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LAce Posted Monday, December 13th, 2004
Warsaw
Myfanwy Collins

They went to Cimetière du Père Lachaise not for anything so bourgeois as finding Jim Morrison’s tragic, vodka-soaked, vomit-smeared grave; rather they went for Chopin—to find Chopin’s grave.

They thought of him in Paris. With George Sand, in love or whatever it was they were in. And then he died. So, so tragic. Oh so very, very sad.

So they went there to find his body, not his heart. For his heart was not there. His heart was in Warsaw, as was his wish—that it be interred there.

They went to find his grave sans heart.

#

She remembered it as a Sunday afternoon, in late fall, cool, gray. He remembered only that they were in search of the grave of the man he loved, for he was the pianist and she was not. She knew music as one who listens, knows music, not as one who plays, knows music. He felt her love superficial, not deep and knowing as was his.

They were to leave the city the next day and after five days of his asking, they had still not found Chopin. Today was the day and she knew it, yet she lingered over her Beaujolais at a café in Montmartre and as she lingered, he felt his heart fly off to Warsaw.

So there was a fight and wine soaked tears and one storming off and one running after. Oh, it could not have been scripted better, really! They were in that moment just so tragic, so American, so cliched! And yet so right for a late fall afternoon in Paris. So, so right!

Sadly, no one noticed them but for the other Americans who tsk-tsked. Irritated by the clicking tongues, he wondered why were the other Americans there at all? It was Thanksgiving time and they were supposed to be home shopping for Christmas and cooking pink-skinned turkeys. Why had they ruined this Chopin lover’s trip by being there? Why?

Then she noticed the clicking of these would be, should be, turkey-stuffing folk and so the fight wound down softly in the comfort of mutual disdain.

They took a bus, or the metro or a taxi, maybe, and made their way to Père Lachaise.

#

It had started to rain. There was a map to be had, but it was confusing. So much so that she felt dizzy, from the rain and the wine and the trip in general. Her feet were tired and she wanted to go back to their dingy hotel and have a nap before dinner, but he was undeterred—this was the last day; they would find Chopin.

There was no one to ask and so they kept looking until they located the spot. Could it really be? Could this bit of ground covered in corrugated tin really be where HIS body was buried? As best they could tell, the sign said that it was in the midst of being renovated or something of the sort and so it was protected in this way. By tin, rusting.

She wasn’t sure but she thought he might cry or weep even at the sight of it as he dropped to his haunches. But instead he laughed and she knelt beside him and they both laughed together as the rain pelted the tin, plunking and plunking until they were nearly deaf.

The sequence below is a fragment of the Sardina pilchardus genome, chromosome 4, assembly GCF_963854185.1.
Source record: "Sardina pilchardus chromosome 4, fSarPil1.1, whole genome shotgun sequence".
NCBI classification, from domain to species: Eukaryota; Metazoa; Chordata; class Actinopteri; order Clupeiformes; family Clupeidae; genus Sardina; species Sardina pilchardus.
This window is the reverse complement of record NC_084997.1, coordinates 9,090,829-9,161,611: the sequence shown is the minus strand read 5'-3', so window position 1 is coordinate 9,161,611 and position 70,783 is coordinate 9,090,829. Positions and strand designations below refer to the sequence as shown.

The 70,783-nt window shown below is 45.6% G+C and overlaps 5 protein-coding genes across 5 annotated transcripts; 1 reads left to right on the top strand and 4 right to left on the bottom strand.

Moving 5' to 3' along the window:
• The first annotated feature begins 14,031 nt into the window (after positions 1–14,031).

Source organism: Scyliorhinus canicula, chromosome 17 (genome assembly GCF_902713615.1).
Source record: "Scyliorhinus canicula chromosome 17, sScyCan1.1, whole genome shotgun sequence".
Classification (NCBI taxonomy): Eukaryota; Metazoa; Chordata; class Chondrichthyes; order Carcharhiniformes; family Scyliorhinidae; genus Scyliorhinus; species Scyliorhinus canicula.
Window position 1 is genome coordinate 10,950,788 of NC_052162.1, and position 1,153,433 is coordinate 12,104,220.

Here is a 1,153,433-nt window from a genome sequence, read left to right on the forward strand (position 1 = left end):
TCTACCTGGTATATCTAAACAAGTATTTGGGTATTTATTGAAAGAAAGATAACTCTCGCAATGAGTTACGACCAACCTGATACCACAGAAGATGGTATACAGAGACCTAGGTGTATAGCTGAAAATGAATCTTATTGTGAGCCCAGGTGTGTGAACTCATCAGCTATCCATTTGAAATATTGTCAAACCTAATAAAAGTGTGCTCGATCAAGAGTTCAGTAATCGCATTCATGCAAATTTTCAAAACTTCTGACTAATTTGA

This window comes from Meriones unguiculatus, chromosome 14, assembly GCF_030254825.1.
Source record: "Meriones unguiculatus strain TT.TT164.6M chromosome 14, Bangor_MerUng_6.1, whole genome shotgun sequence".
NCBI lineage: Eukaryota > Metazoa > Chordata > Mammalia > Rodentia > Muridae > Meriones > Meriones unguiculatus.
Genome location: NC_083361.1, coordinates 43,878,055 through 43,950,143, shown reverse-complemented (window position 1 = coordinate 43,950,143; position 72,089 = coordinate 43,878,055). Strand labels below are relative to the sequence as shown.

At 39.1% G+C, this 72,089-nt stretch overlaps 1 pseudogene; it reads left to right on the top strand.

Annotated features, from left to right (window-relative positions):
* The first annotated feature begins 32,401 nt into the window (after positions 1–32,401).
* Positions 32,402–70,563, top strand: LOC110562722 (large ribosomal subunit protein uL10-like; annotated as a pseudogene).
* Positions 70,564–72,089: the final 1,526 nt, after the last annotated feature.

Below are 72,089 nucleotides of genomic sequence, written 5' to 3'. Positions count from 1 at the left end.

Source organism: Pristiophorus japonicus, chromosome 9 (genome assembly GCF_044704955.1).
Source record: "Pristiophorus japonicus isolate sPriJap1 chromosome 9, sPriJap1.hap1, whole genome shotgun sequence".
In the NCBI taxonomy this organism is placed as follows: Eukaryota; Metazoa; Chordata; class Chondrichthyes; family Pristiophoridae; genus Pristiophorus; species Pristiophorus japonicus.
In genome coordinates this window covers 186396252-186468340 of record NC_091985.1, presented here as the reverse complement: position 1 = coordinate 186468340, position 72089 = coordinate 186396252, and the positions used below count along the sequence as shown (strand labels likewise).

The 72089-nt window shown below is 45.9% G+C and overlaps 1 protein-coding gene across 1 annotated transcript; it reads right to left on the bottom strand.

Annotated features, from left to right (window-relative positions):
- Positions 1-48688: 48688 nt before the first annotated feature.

Comments [post a comment]

Posted by Miriam Kotzin on Monday, December 13th, 2004 at 9:49 PM
Beautiful, Myfanwy. "Turkey-stuffing folk"! The ending is beautiful, the sound of the rain on the tin-- another version of the clucking turkey-stuffers.

Posted by Russell Bittner on Monday, December 13th, 2004 at 9:59 PM
Myfanwy, Mordant. Also evocative. And so I appreciate being taken back to that place of Heloise and Abelard and so many others. "They went to find his grave sans heart" is good. But wouldn't "They went to find his accent grave; his accent aigu was still -- and would always be -- in Warsaw" be an improvement? And although I acknowledge that this is not the place for nits, "She knew music as one who listens, knows music, not as one who plays, knows music" strikes me as having two commas too many -- namely, after "listens" and "plays." 'Nice to see you here.

Posted by Katrina Denza on Tuesday, December 14th, 2004 at 6:45 AM
Myfanwy, this is gorgeous! You really nailed it with the end image.

Posted by Ellen Meister [ ellenmeister@hotmail.com ] on Tuesday, December 14th, 2004 at 8:03 AM
This is glorious! The language and story blend together in perfect harmony. Exquisite work, Myf!

Posted by Robin Slick [ Robin81700@aol.com ] on Tuesday, December 14th, 2004 at 8:35 AM
Myfanwy, this is beautiful. Your writing is so unique, so poetic it makes my soul rise.

Posted by Katie Weekley on Tuesday, December 14th, 2004 at 12:47 PM
Myf, this is, as usual, stunning.

Posted by Kathy Fish on Monday, December 27th, 2004 at 10:28 AM
What a perfect story, Myfanwy. This story has everything. Beautiful...

Posted by sue miller [ zzinnia@gmail.com ] on Monday, December 27th, 2004 at 11:00 AM
Myfanwy, Another wonderful story. I especially loved this line: So there was a fight and wine soaked tears and one storming off and one running after. Thanks for a good read, z

Posted by Sabena Stark on Tuesday, December 28th, 2004 at 8:05 AM
I love the aural depiction of Chopin playing the rain on his tin-covered grave, the couple laughing, on their knees, in submission to the absurdity of life. This piece has all the emotions of a Chopin prelude or mazurka!



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